"You know," Perry kicks in, "I see some of the other bands who've made great music together, and then they broke up because this one hated that one. When we lost everything and were brought to our knees, we looked around and said, 'Wait a second, this is bullshit. Petty bullshit.' The gift of the band playing together is something you can't deny — it's like laughing in the face of love. Steven and I still have our fights, but we don't take it home anymore. Because I love Steven and I love Tom and I love Brad and I love Joey. We're brothers of choice, you know? And all the rest of it is just bullshit. I don't know why, we're just lucky, and we let that in. We're in the thick of this thing."
Of course, the guys are lucky just to be alive. "I got a chance to ride in the front seat of a roller coaster with Hendrix once," Tyler recalls. "We were both doing poppers. Didn't know him well, but we played the night before together at the Scene. Just to have experienced all that and think that he's dead, and Janis Joplin and Jim Morrison. Because coming up with it — you're getting high to be able to drive from here to Tempe, Arizona, for a few shows, and so you smoke a little pot, and then you hear your record on the radio and you get caught up in the wow-ness of it all, you do a little blow. And some beautiful girl and her girlfriend decide to enjoy each other as they whip out a needle, and so you try shooting coke as you're getting blown."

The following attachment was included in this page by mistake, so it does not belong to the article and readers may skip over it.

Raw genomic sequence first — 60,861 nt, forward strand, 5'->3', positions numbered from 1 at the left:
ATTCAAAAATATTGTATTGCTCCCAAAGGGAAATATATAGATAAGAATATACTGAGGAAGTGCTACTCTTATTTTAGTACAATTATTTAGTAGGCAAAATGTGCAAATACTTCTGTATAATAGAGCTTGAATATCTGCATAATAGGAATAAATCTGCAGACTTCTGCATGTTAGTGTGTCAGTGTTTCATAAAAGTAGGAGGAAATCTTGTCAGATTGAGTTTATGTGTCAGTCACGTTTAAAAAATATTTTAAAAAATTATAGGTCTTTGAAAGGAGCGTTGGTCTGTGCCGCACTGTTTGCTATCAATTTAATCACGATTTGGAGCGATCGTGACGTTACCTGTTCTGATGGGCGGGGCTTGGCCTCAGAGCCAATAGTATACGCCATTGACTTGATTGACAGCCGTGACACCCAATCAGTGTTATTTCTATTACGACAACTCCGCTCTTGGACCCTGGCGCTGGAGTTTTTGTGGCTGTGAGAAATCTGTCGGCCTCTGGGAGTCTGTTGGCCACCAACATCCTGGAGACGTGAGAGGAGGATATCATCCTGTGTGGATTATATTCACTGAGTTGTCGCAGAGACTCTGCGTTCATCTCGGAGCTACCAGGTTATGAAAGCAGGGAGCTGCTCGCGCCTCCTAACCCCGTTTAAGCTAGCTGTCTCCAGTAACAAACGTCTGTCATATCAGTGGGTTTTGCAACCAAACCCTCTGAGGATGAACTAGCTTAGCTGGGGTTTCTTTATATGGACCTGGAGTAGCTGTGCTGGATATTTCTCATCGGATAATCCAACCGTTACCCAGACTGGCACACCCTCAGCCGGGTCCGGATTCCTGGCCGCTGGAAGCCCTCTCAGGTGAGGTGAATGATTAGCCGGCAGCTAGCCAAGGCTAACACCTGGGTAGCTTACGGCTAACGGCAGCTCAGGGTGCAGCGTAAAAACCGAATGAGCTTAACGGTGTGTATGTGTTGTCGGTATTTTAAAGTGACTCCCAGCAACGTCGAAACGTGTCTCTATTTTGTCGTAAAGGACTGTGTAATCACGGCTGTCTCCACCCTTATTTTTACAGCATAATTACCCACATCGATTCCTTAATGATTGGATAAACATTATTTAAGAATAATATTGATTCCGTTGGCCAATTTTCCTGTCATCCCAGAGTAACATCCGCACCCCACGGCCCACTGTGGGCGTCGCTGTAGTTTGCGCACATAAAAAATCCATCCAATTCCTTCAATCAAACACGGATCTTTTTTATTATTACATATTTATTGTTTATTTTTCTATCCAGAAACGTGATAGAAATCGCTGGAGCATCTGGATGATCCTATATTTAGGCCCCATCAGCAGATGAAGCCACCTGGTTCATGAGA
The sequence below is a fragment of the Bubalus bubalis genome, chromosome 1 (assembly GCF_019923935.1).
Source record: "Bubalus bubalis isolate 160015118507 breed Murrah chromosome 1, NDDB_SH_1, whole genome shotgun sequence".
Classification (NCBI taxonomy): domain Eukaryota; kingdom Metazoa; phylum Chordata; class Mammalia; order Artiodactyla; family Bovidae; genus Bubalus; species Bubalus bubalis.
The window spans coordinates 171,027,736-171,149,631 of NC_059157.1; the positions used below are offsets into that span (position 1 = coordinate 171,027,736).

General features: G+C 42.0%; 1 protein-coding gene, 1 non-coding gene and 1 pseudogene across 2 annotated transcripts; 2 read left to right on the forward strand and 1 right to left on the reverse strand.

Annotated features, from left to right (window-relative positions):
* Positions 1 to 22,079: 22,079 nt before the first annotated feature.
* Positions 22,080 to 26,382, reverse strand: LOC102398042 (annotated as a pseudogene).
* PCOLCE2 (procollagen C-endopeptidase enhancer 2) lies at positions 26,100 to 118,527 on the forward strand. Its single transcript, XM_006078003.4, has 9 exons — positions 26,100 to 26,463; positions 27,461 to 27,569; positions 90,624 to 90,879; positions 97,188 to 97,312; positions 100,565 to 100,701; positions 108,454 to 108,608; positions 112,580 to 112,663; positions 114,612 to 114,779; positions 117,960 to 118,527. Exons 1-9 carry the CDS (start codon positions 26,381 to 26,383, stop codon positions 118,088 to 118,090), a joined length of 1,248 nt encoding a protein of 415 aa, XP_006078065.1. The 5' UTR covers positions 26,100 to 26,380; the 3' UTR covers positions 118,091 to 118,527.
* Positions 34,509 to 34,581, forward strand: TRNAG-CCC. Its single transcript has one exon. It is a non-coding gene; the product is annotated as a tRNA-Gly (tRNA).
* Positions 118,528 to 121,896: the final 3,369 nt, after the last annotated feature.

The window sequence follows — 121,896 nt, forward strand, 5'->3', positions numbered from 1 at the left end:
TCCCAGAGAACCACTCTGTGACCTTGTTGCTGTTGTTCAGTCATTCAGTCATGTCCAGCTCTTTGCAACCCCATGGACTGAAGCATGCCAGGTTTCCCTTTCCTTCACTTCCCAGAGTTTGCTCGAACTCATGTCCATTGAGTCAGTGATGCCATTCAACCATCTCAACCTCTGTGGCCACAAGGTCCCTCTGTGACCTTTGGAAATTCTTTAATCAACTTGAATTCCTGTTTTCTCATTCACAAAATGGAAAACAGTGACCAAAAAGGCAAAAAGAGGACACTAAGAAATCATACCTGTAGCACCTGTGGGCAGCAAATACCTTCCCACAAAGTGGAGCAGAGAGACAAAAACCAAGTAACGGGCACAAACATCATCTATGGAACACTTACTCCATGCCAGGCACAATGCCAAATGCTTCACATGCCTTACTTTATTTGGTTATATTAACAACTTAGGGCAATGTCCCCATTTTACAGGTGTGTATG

"We were lucky enough not to kill ourselves when we were in the business of risking our lives with chemicals," Perry says. "I can't tell you how many times it'd get to be six in the morning and I'd think, 'I think I'll go for a drive in my Turbo.' I remember taking Tom Petersson from Cheap Trick, after we'd been up all night, and I was like, 'You gotta take a ride in this car with me, man.' I had one of the first Turbos, 1976; the fuckin' thing was evil. I knew this stretch on the Mass Pike where if you got in the entrance and you didn't see headlights, you knew you had three miles where you wouldn't see a cop, and I'd take it out there — it'd just be ripping. How many people died doing that? It could have been any of us, but thank God it didn't have to happen."